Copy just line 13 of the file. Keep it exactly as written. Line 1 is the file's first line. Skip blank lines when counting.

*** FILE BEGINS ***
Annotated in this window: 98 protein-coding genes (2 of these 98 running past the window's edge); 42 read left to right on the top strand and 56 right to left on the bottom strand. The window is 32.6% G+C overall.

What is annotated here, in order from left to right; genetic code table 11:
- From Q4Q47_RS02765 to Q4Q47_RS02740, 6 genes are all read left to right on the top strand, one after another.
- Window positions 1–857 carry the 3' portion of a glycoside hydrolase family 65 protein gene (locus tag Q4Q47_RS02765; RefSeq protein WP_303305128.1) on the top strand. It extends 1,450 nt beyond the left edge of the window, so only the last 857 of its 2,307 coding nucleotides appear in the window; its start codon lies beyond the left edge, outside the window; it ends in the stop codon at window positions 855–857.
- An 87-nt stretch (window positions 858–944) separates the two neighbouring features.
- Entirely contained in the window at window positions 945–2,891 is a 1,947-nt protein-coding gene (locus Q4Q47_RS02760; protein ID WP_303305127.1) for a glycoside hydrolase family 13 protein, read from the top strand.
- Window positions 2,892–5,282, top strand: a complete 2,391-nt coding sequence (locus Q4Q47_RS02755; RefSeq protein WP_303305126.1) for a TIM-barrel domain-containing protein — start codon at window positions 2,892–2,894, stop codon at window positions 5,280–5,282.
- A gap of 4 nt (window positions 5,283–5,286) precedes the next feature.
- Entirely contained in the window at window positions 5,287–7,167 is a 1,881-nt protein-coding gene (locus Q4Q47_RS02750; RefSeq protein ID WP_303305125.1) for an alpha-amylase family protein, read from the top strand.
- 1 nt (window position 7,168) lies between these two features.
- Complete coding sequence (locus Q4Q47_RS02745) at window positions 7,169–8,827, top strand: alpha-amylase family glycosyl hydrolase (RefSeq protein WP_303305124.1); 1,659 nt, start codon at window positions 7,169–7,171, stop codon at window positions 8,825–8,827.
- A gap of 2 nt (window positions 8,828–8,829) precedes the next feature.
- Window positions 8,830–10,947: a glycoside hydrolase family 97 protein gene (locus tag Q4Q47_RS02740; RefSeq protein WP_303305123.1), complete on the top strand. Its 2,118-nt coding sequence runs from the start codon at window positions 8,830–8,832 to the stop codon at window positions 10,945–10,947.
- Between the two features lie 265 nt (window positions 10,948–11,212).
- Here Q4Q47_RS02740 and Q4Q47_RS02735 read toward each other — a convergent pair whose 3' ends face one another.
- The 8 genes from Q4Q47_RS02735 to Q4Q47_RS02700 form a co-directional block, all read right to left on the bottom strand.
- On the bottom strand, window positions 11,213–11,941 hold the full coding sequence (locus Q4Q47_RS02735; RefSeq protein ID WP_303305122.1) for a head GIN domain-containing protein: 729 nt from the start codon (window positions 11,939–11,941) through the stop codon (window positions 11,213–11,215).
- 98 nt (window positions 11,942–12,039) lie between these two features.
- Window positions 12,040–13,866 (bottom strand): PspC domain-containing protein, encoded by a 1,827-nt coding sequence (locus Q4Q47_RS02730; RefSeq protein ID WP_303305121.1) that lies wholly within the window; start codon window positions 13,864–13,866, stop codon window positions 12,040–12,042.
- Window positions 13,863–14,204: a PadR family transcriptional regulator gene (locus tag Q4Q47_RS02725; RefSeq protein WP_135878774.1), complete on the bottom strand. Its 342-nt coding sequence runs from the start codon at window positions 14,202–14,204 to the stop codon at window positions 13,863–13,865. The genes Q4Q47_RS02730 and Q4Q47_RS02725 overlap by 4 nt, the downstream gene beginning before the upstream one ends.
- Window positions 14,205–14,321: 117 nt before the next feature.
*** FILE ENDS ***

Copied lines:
- Window positions 8,830–10,947: a glycoside hydrolase family 97 protein gene (locus tag Q4Q47_RS02740; RefSeq protein WP_303305123.1), complete on the top strand. Its 2,118-nt coding sequence runs from the start codon at window positions 8,830–8,832 to the stop codon at window positions 10,945–10,947.